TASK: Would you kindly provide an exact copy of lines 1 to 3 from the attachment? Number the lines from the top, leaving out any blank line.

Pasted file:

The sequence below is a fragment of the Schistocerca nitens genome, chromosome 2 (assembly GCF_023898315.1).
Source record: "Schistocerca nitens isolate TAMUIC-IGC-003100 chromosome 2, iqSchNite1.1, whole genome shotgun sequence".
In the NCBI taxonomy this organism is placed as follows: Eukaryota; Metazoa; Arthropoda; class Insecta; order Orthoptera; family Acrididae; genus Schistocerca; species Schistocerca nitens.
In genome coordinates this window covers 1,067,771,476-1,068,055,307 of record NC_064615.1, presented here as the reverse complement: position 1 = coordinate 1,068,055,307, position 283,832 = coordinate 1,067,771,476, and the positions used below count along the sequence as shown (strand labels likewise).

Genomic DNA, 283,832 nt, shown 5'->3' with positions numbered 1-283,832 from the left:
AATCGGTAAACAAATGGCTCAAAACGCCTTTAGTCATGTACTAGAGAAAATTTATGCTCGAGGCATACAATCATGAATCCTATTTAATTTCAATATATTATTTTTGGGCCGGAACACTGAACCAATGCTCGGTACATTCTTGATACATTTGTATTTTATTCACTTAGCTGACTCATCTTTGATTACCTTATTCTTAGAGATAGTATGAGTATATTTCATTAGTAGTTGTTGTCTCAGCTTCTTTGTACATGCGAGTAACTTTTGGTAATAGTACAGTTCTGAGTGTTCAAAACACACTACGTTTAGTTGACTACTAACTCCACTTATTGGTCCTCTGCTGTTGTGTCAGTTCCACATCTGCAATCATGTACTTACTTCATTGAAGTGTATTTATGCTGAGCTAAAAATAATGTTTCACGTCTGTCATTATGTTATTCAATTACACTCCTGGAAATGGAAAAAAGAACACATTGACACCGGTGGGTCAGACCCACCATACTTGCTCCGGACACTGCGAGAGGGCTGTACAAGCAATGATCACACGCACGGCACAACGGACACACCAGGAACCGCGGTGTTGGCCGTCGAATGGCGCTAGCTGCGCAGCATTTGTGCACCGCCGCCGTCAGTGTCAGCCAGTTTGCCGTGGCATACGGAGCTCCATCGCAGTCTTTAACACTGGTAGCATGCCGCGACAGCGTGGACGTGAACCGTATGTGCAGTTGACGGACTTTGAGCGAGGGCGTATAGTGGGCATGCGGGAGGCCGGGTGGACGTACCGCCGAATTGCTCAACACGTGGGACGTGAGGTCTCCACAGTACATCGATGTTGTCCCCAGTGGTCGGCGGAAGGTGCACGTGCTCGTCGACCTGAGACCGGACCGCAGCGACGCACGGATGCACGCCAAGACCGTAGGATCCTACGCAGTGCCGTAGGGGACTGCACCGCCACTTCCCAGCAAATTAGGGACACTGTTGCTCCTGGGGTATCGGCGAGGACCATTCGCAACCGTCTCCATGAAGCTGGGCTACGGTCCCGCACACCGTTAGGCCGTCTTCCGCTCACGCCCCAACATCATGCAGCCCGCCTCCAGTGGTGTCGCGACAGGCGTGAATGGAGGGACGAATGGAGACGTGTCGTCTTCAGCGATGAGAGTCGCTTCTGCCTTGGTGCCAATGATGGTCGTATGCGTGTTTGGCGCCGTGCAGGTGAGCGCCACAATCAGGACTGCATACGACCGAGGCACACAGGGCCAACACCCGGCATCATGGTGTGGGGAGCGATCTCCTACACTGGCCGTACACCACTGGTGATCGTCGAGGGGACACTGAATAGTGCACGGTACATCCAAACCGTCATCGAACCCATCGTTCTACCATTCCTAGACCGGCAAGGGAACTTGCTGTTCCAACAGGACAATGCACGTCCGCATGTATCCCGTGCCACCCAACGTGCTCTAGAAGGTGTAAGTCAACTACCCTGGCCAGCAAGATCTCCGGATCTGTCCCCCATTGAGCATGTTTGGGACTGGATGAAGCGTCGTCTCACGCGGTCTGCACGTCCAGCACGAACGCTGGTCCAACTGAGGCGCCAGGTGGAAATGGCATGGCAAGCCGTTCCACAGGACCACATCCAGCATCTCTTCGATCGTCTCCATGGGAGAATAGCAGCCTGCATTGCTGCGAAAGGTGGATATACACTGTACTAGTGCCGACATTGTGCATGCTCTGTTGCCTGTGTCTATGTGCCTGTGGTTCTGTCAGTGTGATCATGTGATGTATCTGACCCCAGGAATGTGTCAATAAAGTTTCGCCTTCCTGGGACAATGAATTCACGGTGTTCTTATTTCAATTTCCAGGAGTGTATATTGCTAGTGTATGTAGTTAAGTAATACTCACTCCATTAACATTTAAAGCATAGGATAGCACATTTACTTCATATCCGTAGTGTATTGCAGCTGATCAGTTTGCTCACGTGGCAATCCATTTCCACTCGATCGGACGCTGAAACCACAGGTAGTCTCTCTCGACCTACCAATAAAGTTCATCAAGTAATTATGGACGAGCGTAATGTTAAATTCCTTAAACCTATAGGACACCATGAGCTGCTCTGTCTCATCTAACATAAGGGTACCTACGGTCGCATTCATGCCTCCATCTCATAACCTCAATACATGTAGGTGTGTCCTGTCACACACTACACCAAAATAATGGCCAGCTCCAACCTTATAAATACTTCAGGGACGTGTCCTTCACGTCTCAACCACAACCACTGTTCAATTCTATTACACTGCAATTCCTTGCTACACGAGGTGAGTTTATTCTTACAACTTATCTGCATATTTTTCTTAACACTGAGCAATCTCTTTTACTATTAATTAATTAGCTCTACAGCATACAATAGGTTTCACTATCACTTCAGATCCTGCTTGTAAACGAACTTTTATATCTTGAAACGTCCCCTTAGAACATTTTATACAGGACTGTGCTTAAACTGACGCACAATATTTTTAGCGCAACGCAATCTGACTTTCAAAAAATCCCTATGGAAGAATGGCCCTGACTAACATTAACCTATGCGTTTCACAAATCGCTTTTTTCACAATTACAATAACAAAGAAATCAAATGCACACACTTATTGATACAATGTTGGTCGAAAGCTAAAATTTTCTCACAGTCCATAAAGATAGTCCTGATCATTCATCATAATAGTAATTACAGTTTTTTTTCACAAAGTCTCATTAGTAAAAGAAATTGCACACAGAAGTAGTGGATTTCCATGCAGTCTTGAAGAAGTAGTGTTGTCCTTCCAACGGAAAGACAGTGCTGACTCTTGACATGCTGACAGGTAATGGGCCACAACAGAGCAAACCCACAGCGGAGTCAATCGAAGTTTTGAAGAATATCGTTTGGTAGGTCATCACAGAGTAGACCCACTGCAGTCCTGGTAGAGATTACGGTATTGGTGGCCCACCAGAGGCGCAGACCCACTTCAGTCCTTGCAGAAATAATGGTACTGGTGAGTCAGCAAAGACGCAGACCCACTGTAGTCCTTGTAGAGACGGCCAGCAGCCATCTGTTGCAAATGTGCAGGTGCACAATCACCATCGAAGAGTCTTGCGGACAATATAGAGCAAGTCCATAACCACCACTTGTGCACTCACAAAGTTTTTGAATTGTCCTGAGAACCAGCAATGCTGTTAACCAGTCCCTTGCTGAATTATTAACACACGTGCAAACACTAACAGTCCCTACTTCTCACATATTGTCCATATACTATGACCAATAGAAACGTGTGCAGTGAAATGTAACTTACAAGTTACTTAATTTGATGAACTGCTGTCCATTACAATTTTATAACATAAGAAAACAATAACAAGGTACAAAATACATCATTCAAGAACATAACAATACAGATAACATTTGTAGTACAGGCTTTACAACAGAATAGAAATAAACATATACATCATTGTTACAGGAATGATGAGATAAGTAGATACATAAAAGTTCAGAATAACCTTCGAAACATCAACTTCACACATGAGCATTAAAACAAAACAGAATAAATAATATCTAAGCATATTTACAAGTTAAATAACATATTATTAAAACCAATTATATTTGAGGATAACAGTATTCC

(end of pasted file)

The sequence below is a fragment of the Schistocerca nitens genome, chromosome 2 (assembly GCF_023898315.1).
Source record: "Schistocerca nitens isolate TAMUIC-IGC-003100 chromosome 2, iqSchNite1.1, whole genome shotgun sequence".
In the NCBI taxonomy this organism is placed as follows: Eukaryota; Metazoa; Arthropoda; class Insecta; order Orthoptera; family Acrididae; genus Schistocerca; species Schistocerca nitens.